Hillary ClintonHillary Rodham ClintonChelsea Clinton's big moment Kaine as Clinton's VP pick sells out progressive wing of party Intel head cautions against 'hyperventilation' over DNC breach MORE and Bernie SandersBernie SandersKaine as Clinton's VP pick sells out progressive wing of party Trump video: Bernie 'caved' Anti-Clinton super-PAC looks to inflame intraparty tension with Sanders backers MORE traded vigorous verbal blows in the last Democratic debate before the Iowa caucuses and New Hampshire primary on Sunday evening, both showing a clear understanding that the stakes could hardly be higher.
The two front-runners traded wonky digs at each other’s platforms as well as more personal attacks in a debate reflective of the heightened rhetoric that has been heard on the trail during the past week.
That could be an effective gambit, esspecially in the state where the debate was held — South Carolina — where Obama is extremely popular with the black voters who make up a substantial part of the Democratic primary electorate.
But Sanders hit back hard at Clinton on issues including her links to Wall Street and what he called her embrace of "a Republican criticism" of his healthcare plan.
For all the heat of their exchanges, however, it was hard to point to a game-changing moment or even a clear victor.
Rather, the clash underscored the differences between Clinton's view that she is proven and tested, and Sanders's counter-argument that only he can bring the dramatic changes he believes the nation needs.
The debate was lively from its opening moments but it grew especially contentious when the candidates sparred over Wall Street.
"I don't get personal speaking fees from Goldman Sachs," Sanders said, dropping one of the night's main zingers.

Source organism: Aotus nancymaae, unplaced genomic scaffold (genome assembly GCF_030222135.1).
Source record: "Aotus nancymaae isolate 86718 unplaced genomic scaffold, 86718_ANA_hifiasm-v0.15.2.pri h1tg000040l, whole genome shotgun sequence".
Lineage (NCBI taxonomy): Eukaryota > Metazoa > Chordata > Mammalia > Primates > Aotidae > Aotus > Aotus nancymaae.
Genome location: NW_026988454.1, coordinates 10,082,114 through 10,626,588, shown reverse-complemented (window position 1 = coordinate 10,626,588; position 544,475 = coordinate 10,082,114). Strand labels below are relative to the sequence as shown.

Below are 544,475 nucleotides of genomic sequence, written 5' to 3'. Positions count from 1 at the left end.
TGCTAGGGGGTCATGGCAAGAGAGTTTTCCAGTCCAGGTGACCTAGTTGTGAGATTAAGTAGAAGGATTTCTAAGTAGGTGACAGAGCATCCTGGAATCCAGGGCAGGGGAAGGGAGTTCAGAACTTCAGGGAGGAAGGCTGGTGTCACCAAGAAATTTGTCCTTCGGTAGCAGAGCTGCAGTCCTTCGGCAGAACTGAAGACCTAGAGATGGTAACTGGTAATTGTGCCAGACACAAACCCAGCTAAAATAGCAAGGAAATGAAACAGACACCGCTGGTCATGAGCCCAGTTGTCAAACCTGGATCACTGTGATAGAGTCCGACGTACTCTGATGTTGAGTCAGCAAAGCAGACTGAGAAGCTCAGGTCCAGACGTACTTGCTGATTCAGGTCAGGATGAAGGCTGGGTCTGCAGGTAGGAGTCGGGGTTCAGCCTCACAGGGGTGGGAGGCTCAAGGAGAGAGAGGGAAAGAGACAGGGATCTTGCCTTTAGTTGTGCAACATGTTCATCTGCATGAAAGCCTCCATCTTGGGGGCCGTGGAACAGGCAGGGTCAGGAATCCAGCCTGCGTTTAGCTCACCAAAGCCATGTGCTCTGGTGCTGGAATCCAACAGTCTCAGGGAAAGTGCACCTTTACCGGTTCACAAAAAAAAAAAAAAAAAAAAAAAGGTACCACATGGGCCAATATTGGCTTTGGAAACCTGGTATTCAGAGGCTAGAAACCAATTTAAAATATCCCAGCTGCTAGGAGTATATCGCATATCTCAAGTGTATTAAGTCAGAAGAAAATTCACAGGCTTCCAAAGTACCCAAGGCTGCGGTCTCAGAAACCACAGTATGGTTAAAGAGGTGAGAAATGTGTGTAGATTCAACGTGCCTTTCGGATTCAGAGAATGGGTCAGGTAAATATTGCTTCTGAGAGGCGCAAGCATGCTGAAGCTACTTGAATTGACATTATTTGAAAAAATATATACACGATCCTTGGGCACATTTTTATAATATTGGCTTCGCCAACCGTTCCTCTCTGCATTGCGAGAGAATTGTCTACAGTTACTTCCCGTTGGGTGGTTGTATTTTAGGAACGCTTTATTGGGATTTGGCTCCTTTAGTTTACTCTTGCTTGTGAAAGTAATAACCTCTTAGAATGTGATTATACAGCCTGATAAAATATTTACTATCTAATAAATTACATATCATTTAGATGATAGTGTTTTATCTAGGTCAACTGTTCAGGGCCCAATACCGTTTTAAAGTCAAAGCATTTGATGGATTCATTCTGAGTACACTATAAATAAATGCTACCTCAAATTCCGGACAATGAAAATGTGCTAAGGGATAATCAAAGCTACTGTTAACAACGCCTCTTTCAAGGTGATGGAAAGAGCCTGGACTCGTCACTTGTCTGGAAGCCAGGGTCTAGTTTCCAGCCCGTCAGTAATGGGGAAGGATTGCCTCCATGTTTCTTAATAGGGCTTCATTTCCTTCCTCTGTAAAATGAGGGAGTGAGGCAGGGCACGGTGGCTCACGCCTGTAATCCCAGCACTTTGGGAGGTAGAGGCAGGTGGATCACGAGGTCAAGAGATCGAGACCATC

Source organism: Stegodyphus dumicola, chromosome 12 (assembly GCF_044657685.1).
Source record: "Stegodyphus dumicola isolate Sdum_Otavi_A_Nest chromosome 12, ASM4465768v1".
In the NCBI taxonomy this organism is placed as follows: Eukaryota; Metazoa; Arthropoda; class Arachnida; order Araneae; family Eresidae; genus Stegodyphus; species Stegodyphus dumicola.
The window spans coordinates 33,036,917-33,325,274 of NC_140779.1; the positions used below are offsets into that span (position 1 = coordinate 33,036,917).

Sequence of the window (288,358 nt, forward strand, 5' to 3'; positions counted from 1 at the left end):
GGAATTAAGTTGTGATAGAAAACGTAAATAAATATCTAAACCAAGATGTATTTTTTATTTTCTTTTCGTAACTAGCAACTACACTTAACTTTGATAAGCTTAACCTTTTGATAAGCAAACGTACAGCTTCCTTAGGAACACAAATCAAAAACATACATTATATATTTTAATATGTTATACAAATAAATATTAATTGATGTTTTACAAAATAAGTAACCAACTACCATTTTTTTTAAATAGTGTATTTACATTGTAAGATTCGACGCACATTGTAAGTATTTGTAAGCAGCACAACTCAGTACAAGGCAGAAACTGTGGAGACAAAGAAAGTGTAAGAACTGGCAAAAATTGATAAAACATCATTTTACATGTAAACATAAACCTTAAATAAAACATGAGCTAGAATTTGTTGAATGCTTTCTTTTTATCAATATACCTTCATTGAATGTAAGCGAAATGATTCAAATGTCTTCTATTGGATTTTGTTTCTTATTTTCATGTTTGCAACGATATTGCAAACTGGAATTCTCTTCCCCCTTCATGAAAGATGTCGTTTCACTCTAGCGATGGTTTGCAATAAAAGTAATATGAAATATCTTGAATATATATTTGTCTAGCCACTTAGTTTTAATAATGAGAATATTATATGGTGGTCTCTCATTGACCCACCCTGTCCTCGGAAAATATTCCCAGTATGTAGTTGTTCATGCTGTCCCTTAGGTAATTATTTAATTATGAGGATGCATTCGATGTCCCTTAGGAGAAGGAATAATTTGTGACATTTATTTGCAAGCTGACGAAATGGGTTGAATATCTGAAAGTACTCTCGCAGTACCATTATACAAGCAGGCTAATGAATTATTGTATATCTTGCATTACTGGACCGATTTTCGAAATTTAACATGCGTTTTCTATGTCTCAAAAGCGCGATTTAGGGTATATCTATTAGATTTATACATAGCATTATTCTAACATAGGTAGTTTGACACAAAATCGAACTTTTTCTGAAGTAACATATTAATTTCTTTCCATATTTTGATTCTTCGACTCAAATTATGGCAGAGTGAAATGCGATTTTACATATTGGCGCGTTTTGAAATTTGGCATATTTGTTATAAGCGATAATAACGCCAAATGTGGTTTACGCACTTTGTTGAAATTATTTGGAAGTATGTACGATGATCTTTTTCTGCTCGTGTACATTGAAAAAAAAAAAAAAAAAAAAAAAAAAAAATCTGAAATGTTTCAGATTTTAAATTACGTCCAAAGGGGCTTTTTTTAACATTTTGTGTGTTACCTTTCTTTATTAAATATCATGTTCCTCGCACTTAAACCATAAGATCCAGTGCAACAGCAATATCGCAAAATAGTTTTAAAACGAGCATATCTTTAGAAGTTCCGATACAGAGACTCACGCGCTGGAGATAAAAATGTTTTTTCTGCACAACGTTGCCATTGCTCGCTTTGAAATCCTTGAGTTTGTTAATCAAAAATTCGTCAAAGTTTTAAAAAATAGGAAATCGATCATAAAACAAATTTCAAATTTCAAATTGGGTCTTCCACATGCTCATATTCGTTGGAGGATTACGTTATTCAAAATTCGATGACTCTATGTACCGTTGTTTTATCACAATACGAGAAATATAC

Several minutes later, he came back to the topic again, telling Clinton: "You've received over $600,000 in speaking fees from Goldman Sachs.”
Seemingly prepared for the attack, Clinton pushed back, slapping Sanders for the Vermont senator's criticism of President Obama's relationships with Wall Street and the donations he accepted from wealthy bankers.
"I'm going to defend Dodd Frank and I'm going to defend President Obama," she said.
"Your profusion of your comments about your feelings towards President Obama are a little strange considering what you said about him in 2011," Clinton added, a reference to a period during which Sanders said a primary challenge to Obama would be a "good idea."
But Sanders insisted that he and Obama are "friends" with "some differences of opinion,” and questioned Clinton’s commitment to Wall Street reform.
"Can you really reform Wall Street when they are spending millions and millions of dollars on campaign contributions and providing speaking fees to individuals?" he asked.
"I have doubts when people receive huge amounts of money from Wall Street.”
The Sunday night debate hosted by NBC News and YouTube came ahead of Monday's Martin Luther King Jr. holiday, and in the middle of what is, for many people, a three-day weekend. That timing has been part of the criticism leveled against the Democratic National Committee. Clinton opponents have accused the DNC of stacking the deck for her by scheduling debates at times when they are unlikely to draw huge audiences.